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systematics

[sis-tuh-mat-iks] /ˌsɪs təˈmæt ɪks/
noun, (used with a singular verb)
1.
the study of systems or of classification.
2.
Biology.
  1. the study and classification of organisms with the goal of reconstructing their evolutionary histories and relationships.
  2. phylogenetic classification.
Origin
1885-1890
1885-90; see systematic, -ics
Dictionary.com Unabridged
Based on the Random House Dictionary, © Random House, Inc. 2014.
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Examples from the web for systematics
  • Raven has become one of the world's leading authorities on plant systematics and evolution.
  • Personal genomics is adding a new twist, but the general problem is as old as human systematics.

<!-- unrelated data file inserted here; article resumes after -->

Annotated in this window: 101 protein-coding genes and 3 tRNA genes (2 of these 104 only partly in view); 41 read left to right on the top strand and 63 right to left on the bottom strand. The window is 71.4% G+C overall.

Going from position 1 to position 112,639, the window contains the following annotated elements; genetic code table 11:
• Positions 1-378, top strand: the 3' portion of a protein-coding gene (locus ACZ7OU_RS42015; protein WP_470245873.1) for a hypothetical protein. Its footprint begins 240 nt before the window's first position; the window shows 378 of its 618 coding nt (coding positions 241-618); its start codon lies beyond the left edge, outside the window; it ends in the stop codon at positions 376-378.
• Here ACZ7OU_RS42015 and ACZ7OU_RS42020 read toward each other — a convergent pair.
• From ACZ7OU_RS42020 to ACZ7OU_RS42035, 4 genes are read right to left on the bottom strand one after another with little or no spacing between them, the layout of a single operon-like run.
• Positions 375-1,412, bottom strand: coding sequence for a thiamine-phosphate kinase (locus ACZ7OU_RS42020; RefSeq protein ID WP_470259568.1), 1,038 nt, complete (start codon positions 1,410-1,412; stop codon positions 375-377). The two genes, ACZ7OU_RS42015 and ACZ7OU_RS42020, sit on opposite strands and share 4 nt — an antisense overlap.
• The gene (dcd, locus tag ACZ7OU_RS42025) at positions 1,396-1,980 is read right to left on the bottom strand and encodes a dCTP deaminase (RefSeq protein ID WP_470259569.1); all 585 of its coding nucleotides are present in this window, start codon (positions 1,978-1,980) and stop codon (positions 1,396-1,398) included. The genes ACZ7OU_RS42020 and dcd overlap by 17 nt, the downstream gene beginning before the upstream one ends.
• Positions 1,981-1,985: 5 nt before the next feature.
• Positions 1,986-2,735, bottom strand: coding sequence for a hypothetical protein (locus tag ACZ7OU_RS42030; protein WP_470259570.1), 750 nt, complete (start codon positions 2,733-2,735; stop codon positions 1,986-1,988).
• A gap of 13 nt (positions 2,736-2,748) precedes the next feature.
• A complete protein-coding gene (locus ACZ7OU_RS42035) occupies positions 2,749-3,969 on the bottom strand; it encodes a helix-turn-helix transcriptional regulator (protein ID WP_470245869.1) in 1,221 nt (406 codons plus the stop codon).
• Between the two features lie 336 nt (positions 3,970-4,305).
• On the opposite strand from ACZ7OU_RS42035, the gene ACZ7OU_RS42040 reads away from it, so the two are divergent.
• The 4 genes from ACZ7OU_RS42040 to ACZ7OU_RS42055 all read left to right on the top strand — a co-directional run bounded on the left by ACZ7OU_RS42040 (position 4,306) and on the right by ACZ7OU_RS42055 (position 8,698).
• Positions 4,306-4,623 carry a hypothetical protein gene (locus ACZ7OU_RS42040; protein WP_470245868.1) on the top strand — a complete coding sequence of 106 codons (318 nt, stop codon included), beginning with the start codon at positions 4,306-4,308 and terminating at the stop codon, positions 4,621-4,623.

• The argument here is obviously embedded in the milieu of systematics and their particular concerns.
  • They have derived characteristics distinctive to their clade, which is so important to the logic of modern systematics.
  • So he spent a year getting retooled in insect systematics.
  • systematics is the science that identifies and groups organisms by understanding their origins, relationships and distributions.
  • systematics is the science that identifies and characterizes all organisms ie the study of biological diversity.
  • References on the systematics of plant pathogenic fungi.
  • systematics and the origin of species, from the viewpoint of a zoologist.
  • systematics systematics within the cnidaria, as with all organisms, are always in flux.
British Dictionary definitions for systematics

systematics

/ˌsɪstɪˈmætɪks/
noun
1.
(functioning as sing) the study of systems and the principles of classification and nomenclature
Collins English Dictionary - Complete & Unabridged 2012 Digital Edition
© William Collins Sons & Co. Ltd. 1979, 1986 © HarperCollins
Publishers 1998, 2000, 2003, 2005, 2006, 2007, 2009, 2012
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